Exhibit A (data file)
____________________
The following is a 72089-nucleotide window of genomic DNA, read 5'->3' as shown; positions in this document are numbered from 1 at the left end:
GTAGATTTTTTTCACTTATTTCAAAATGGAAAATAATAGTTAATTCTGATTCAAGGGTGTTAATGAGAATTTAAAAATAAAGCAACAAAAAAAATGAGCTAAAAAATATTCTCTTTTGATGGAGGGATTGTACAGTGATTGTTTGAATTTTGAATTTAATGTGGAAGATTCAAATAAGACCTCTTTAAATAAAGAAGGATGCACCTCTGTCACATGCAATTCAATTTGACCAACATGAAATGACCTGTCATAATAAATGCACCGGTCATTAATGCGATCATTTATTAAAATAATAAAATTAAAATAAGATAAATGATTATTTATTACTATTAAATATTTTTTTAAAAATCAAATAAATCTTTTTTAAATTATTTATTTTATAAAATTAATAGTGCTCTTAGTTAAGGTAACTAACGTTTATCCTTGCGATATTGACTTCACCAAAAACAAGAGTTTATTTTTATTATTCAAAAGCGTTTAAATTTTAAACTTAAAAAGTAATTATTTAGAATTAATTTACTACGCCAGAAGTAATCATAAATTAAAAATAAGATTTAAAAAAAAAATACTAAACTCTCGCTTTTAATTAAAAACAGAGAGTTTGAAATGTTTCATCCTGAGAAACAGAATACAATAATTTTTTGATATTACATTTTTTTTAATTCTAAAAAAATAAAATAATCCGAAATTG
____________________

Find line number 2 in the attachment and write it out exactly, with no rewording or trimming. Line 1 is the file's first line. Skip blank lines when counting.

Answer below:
GTAGATTTTTTTCACTTATTTCAAAATGGAAAATAATAGTTAATTCTGATTCAAGGGTGTTAATGAGAATTTAAAAATAAAGCAACAAAAAAAATGAGCTAAAAAATATTCTCTTTTGATGGAGGGATTGTACAGTGATTGTTTGAATTTTGAATTTAATGTGGAAGATTCAAATAAGACCTCTTTAAATAAAGAAGGATGCACCTCTGTCACATGCAATTCAATTTGACCAACATGAAATGACCTGTCATAATAAATGCACCGGTCATTAATGCGATCATTTATTAAAATAATAAAATTAAAATAAGATAAATGATTATTTATTACTATTAAATATTTTTTTAAAAATCAAATAAATCTTTTTTAAATTATTTATTTTATAAAATTAATAGTGCTCTTAGTTAAGGTAACTAACGTTTATCCTTGCGATATTGACTTCACCAAAAACAAGAGTTTATTTTTATTATTCAAAAGCGTTTAAATTTTAAACTTAAAAAGTAATTATTTAGAATTAATTTACTACGCCAGAAGTAATCATAAATTAAAAATAAGATTTAAAAAAAAAATACTAAACTCTCGCTTTTAATTAAAAACAGAGAGTTTGAAATGTTTCATCCTGAGAAACAGAATACAATAATTTTTTGATATTACATTTTTTTTAATTCTAAAAAAATAAAATAATCCGAAATTG